The concept that I got from Ambition & Avarice, when I first read it when it was in beta, was that it’s a game about murderhobos. Really really about murderhobos. Not heroes, but terrible people who are both skilled and dangerous. The session I ran last night, to 4 players who really go with the flow, was perfect as far as I’m concerned.
I had a plan to design this huge dungeon with all kinds of things to do some 2 weeks in advance, having more than enough back up plans and all that stuff. I procrastinated.
What I did end up doing was write up some quick sandbox prep. I decided to shift the campaign setting, with player approval, to a proper sandbox. Design, with help and advice from Paolo Greco, went quickly and swimmingly and was quite so nice and interesting, at least to me, that it might come out as a proper module.
My prep notes ended up being 17 locations with info and hooks and seeds, as well as a handful of meaningful NPCs in the primary population centers of the sandbox. I figured I wasn’t experienced enough with sandboxes and that my improv was too rusty to make true use of the very little I prepared. I was very wrong.
The session started off with an introduction scene. 3 of the characters were from the previous 3 sessions and I ruled they technically knew each other. The fourth was new. They traded their stories of how they ended up “volunteered” to the colonies, drawing from an extensive table I had prepared in advance. It didn’t come up after this scene, but they enjoyed roleplaying how they tell the stories.
They landed in one of the towns of the sandbox. The town’s a small trade hub with the empire, the capital of which the party arrived from. They were let out, the guard unfazed by the missing and unlocked manacles and chains. They got out of the wagon and promptly made way to the pub.
After getting some answers from the owner about the area and the town, and further after the gnome pulled off the old “I bet you all that I can piss all over the bar and the owner would be happy” bet, they were on their way to get some paid adventuring going. They met with the mayor and got hired to figure out the reason townspeople have been disappearing and solve the issue if possible.
They trekked to a vampire den some km south of the town and slowly, cautiously and surely got to slaughtering anything hostile within. The ghouls were essentially simple but still dangerous. The vampires less so, though, including the boss. The boss fell in a single hit due to good rolls and proper planning. Their supplies were relatively exhausted, though, so it evened out. After the looted the place clean, they truly shined.
The fourth player, a gnomish artificer with a scheming streak, brought back much less than the mayor would anticipate. After they discussed with him about payment, the went back to the den and brought back everything remaining. I allowed this all through roleplaying since said player was really good at it, really getting into character. The bottom line was a heap of hold each and a ton of XP. They leveled up twice.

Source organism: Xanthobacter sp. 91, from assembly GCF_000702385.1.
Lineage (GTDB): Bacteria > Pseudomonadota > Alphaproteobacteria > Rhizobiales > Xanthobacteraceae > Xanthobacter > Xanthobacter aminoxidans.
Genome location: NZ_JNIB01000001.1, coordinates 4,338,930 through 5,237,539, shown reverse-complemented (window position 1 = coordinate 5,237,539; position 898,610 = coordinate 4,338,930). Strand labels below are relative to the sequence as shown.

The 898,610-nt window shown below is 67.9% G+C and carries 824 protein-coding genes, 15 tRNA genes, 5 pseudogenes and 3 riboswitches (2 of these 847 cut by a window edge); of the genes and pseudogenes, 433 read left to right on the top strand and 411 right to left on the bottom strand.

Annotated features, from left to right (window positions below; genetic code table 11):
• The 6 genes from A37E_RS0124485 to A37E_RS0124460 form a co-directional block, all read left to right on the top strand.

All told, everyone had a glorious session that during it they figured out plans and ideas and decided what they will aim for, myself included.
Lessons I walked away with from this session, which I forgot to say – lasted 8 hours, are several:
- Curb the XP. Even with the exponential table, the power level and wealth of monsters will always cause such rapid growth. The table won’t fix the speed well enough so adjustments must be made.
- The amount of prep I had was enough to wing it, but not enough to do it comfortably. While I don’t need to stock every room of every dungeon in full, I should be ready with estimated wealth and monster stat blocks.
- Get travel speeds down. I nabbed speeds from Paolo’s Adventure Fantasy Game’s prepackaged sandbox, but they didn’t really fit. I should know the speeds well in advance.
Also for this session, I wanted to try out 2 houserules but only got to one:
- As taken and slightly modified from Monsters and Manuals’ posts: all weapons do 1d6 damage (2h weapons do another 1d6) and each +1 in to-hit give the character another 1d6 to damage. each die may be applied separately for monsters, monsters on the other hand got 1d6 per HD. This I did get to try and it had 2 effects – the first is that it made combat quicker and much more brutal on both sides; the second is that accentuated just how terrible a force a good fighter is and how important he is to a group.
- You get riposte tokens against monsters that had missed you and so do monsters get against you. I forgot all about it, so it didn’t come up. Report on effects to follow.
All told, I walked away fulfilled and had a ton of fun. Everyone got in character and roleplayed well, PCs and NPCs talked and not narrated conversation and most importantly – the group channeled the game’s intention well and had fun doing so. Talking over pizza afterwards, everyone confirmed they enjoyed the session a ton.
I am pleased.